By Jacob Collins |Staff Writer|
CurrentC, an application being developed by retailers, could circumvent fees applied to credit card transactions.
The app would act as a mobile wallet on users’ phones that they could use to make purchases without having to physically use cash or a card.
The app is still in development but could be ready for public use as early as 2015.
Unlike the new Apple Pay app, which is exclusive to the IPhone 6 and IPhone 6 Plus and uses Near Field Communication (NFC), CurrentC utilizes the phone’s camera and Qr codes, so it would work with most market smartphones.
The company behind CurrentC, Merchant Customer Exchange (MCX) was originally incorporated in 2011 and is run by major retailers including Walmart, Target, Best Buy, Lowes, CVS, Shell, Olive Garden, Michael’s, and Sears.
According to techcrunch.com, these companies, “operate over 110,000 retail locations and process over $1 trillion in payments annually, with a significant chunk coming in the form of credit card payments that cost the retailers fees.”
In 2003, Walmart filed an anti-trust lawsuit against Visa and MasterCard over credit card processing fees. If CurrentC gets a large enough following, retailers would be able to avoid these fees.
Some confirmed retailers that will be using CurrentC are WalMart, Rite-Aid and CVS. MCX requires participating retailers to enter into an exclusivity agreement and as a result drop support for other E-wallets such as Apple Pay.
After these retailers announced they would no longer support NFC wallets, there was major backlash online with the Apple and Android communities on Reddit, calling for boycotts against retailers supporting CurrentC.
The CurrentC app is available in both iOS and Android app stores but is currently limited to a select group of people who are currently part of a beta test group.
CurrentC works by linking your bank account to the app, so payments can be processed without the fee normally applied to credit card transactions. The app also supports loyalty programs from retailers as well.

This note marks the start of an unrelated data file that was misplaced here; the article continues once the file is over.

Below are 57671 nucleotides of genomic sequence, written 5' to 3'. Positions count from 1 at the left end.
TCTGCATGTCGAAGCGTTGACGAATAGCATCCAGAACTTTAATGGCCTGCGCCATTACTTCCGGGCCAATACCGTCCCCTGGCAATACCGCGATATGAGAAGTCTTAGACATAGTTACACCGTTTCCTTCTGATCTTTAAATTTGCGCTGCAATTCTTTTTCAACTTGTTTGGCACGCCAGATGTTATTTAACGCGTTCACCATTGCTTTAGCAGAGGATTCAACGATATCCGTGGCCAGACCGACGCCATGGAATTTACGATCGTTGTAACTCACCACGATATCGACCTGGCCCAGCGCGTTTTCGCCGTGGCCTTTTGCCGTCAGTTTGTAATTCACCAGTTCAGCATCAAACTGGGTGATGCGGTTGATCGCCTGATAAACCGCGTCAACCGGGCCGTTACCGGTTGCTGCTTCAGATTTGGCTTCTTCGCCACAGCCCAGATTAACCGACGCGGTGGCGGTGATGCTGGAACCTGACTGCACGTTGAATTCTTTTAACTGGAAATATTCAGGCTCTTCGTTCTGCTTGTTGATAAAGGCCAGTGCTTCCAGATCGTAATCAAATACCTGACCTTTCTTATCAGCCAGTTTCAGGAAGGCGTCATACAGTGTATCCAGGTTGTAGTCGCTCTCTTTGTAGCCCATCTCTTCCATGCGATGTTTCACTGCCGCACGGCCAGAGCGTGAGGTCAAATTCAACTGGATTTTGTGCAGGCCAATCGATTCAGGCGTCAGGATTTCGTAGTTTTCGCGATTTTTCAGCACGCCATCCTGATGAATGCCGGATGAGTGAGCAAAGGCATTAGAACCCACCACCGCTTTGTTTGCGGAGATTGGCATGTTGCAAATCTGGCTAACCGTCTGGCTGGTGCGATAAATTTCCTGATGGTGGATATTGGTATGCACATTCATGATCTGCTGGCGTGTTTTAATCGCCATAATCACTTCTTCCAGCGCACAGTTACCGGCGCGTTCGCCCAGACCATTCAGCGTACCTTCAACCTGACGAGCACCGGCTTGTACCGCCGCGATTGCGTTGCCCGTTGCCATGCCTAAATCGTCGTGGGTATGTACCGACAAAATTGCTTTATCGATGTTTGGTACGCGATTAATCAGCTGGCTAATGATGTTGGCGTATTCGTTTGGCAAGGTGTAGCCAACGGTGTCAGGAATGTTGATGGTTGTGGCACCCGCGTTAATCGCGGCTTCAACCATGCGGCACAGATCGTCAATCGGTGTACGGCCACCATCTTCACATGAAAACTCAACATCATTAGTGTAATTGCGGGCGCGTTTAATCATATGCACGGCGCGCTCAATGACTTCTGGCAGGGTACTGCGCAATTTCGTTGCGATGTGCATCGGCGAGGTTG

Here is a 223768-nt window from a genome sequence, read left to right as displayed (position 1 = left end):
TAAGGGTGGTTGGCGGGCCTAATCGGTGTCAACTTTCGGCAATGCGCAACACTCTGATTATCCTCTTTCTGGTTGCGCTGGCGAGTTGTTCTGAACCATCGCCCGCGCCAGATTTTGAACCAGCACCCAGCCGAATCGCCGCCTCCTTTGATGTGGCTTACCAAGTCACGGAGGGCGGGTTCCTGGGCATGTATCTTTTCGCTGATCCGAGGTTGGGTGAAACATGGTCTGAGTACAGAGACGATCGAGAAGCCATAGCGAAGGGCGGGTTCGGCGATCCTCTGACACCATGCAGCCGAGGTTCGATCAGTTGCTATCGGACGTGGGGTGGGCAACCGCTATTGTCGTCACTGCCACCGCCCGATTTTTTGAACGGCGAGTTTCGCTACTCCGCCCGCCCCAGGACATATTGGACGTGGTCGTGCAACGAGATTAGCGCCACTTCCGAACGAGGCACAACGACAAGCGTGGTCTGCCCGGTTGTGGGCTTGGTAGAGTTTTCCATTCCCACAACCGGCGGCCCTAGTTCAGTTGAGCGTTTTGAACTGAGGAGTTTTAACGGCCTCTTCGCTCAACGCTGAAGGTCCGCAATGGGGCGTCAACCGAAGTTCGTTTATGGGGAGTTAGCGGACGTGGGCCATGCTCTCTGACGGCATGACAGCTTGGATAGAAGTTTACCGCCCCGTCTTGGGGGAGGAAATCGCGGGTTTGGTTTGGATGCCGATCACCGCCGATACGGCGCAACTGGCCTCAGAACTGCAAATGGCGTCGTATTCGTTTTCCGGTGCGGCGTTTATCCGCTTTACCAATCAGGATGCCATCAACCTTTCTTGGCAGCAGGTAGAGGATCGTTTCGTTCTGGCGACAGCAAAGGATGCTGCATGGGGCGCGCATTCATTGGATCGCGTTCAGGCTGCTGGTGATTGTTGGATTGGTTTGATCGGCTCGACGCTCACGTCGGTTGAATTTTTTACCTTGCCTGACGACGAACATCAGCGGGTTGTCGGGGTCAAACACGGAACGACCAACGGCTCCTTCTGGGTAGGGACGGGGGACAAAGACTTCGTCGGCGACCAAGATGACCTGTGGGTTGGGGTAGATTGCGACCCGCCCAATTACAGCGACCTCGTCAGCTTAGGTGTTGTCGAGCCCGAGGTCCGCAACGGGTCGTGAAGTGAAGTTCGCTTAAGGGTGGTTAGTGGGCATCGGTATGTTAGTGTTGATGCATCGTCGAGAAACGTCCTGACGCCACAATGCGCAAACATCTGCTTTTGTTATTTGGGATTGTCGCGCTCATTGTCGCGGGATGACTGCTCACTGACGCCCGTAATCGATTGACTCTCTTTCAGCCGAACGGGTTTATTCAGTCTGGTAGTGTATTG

To pay with CurrrentC, open the app and scan a payment code on the cash register’s screen. In some cases, the app will generate a Qr code the cashier will scan with a barcode reader. If the code cannot be generated or read, a numeric code is manually entered instead.
When transactions are handled financial data is not transmitted. Instead a secure token, an encrypted piece of information is transmitted to the financial institution to complete the transaction.
The app can also display a map that shows nearby retailers who support CurrentC. Any payments, discounts, and loyalty programs linked to an account will be automatically applied with each transaction.
Users are also able to view their receipts in the app.
The app also collects information about the user concerning, finances, location, health.
Advertising and marketing are targeted to users based on their information.
Security is a real concern when it comes to finical information. It is currently unknown what security features CurrentC may incorporate to prevent unauthorized charges if a device is stolen.
“[No] Only because I would be using my phone and I feel it would be less secure because phones get stolen all the time,” said student Savannah Barras.
In late October, the service was hacked compromising user e-mail’s. No financial or transaction information was stolen.
Dekkers Davidson,CEO of MCX said in a press conference held shortly after the hack, that the CurrentC app was not hacked and that the company’s e-mail provider was attacked.
“It does not impact the rollout of CurrentC at all,” said Davidson.
CurrentC is still in a closed beta with a projected release of early to mid 2015.